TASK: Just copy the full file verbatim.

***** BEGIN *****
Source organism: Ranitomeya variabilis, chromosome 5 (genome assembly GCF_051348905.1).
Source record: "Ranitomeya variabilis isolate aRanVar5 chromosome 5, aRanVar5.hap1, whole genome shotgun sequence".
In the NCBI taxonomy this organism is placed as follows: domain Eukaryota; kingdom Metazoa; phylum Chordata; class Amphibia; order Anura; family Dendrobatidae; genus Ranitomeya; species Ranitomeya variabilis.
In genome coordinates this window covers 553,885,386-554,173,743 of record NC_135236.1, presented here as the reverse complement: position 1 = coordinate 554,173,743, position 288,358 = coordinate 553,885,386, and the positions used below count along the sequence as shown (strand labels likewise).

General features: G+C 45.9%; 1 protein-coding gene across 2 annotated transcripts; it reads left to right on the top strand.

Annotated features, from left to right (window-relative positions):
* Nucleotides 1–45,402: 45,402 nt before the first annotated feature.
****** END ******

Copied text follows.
Source organism: Ranitomeya variabilis, chromosome 5 (genome assembly GCF_051348905.1).
Source record: "Ranitomeya variabilis isolate aRanVar5 chromosome 5, aRanVar5.hap1, whole genome shotgun sequence".
In the NCBI taxonomy this organism is placed as follows: domain Eukaryota; kingdom Metazoa; phylum Chordata; class Amphibia; order Anura; family Dendrobatidae; genus Ranitomeya; species Ranitomeya variabilis.
In genome coordinates this window covers 553,885,386-554,173,743 of record NC_135236.1, presented here as the reverse complement: position 1 = coordinate 554,173,743, position 288,358 = coordinate 553,885,386, and the positions used below count along the sequence as shown (strand labels likewise).

General features: G+C 45.9%; 1 protein-coding gene across 2 annotated transcripts; it reads left to right on the top strand.

Annotated features, from left to right (window-relative positions):
* Nucleotides 1–45,402: 45,402 nt before the first annotated feature.